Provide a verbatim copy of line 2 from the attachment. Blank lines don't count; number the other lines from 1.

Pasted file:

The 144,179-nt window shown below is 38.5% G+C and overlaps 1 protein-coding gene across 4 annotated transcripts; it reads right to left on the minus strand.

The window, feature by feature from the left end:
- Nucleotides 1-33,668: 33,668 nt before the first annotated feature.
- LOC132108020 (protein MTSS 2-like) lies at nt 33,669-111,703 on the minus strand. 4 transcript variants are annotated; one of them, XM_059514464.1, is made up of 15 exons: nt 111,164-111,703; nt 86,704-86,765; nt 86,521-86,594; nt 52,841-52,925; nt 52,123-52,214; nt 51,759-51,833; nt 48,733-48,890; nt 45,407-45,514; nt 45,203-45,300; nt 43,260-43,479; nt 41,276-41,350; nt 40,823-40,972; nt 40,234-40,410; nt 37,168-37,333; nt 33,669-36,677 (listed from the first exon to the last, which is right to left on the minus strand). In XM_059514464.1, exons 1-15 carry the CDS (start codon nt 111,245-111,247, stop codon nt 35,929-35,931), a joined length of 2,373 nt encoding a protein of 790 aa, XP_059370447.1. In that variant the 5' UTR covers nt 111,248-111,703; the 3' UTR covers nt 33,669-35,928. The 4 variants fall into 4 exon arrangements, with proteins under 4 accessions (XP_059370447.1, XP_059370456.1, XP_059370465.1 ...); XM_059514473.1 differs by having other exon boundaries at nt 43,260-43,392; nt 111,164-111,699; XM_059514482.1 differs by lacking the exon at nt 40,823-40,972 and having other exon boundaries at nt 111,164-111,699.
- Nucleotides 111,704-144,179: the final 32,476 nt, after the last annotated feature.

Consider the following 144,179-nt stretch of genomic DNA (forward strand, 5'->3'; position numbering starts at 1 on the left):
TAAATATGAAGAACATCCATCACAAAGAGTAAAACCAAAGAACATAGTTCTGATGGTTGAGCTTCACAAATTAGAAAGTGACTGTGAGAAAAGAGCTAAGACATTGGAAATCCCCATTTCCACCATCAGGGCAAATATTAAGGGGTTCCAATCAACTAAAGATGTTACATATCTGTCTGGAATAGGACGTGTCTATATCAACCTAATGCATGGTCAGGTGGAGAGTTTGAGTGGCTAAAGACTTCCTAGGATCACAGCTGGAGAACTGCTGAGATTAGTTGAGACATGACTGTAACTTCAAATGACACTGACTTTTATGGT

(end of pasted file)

The window, feature by feature from the left end: